Boosting Safety for Teen Drivers

Teen drivers have a fatal crash rate that is almost three times as high as that of drivers aged 20 and above—a cautionary statistic that merits families to take teen driving seriously.

In some states (South Dakota, North Dakota, and Montana) teens are able to obtain a full license by the age of 16 though others require all drivers to be at least 18. Regardless of the minimum age limit, parents should help teen drivers. By following key safety measures, teens can enjoy the freedom of taking the wheel while keeping their accident rates down.

Choosing the Right Vehicle


There are several factors which influence the choice of a first vehicle for teens—including safety, cost, and maintenance. Families and/or teens purchasing a new vehicle should prioritize cutting-edge safety features, including rear cross traffic warning, blind spot warning, adaptive cruise control, lane centering assist, and automatic emergency braking. All these systems reduce potential damage that can be caused by distraction and speeding.

Buyers should also carefully consider whether to opt for a new or used car. While used cars have an edge when it comes to cost, safety and maintenance may be problematic due to the vehicle’s previous, prolonged usage.

Teens interested in a second car should check out the make and model’s history in order to identify any potential issues prior to acquisition. If a teen has their heart set on a motorbike, they should know the risks involved. Motorbikes are involved in 14% of all traffic deaths worldwide. Therefore, investing in top-level insurance and maintaining contact with a motorcycle accident lawyer will be helpful.

Establishing Rules

If your teen has obtained their license for the first time, make sure they know the rules of the game. In some states, during the first six months after acquiring their license, they are not permitted to drive a vehicle with anyone under the age of 21, unless an adult is also present. Seatbelts must be on at all times, and the use of mobile phones by drivers under the age of 18 is strictly prohibited.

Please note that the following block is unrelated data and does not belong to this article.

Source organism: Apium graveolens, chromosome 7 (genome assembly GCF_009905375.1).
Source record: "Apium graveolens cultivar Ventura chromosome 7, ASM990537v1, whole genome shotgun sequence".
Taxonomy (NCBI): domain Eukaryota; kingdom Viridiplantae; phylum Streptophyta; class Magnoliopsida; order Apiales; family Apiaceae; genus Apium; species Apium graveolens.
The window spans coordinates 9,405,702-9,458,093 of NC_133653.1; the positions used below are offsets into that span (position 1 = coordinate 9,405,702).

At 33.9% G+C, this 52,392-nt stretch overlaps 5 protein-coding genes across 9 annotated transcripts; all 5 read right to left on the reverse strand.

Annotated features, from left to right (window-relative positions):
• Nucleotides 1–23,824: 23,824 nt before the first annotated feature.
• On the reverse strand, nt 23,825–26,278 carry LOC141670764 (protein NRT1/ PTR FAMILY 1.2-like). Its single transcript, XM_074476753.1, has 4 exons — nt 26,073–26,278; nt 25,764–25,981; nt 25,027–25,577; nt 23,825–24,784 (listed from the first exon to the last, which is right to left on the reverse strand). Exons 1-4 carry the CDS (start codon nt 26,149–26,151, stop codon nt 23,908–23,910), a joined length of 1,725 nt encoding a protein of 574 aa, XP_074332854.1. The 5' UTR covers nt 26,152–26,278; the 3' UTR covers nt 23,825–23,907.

States also differ with respect to the times in which treen drivers cannot drive. In many states, teens are not permitted to drive between midnight (or close to it) and 5am or 6am. Finally, in order to ensure teens are not consuming alcohol, parents can offer to pick up their children or suggest the usage of public transport or a taxi to get home.

Being a Good Role Model

As a parent, make sure you practice safe driving habits yourself while your teenager is in the vehicle, pointing out dangers and precautions in order to educate your children of potential hazards and solutions. Remain focused and avoid distractions, avoid speeding, do not tailgate, and stay calm, avoiding arguments and the discussion of tense topics. Avoid texting or attending to your phone, and ensure your GPS system is appropriately displayed, so you don’t have to use your phone for directions.

As teenagers embark on their journey behind the wheel, it is essential for parents to guide them towards responsible driving. From choosing an appropriate vehicle with enough safety features to establishing rules and guidelines for them to follow while in the driver’s seat.

Leading by example, parents must influence young drivers by showcasing exemplary driving and creating a healthy environment. Parents should also provide constructive criticism, pointing out strengths and targets for teens, and offering to pick teens up if they are out past their license curfew time.

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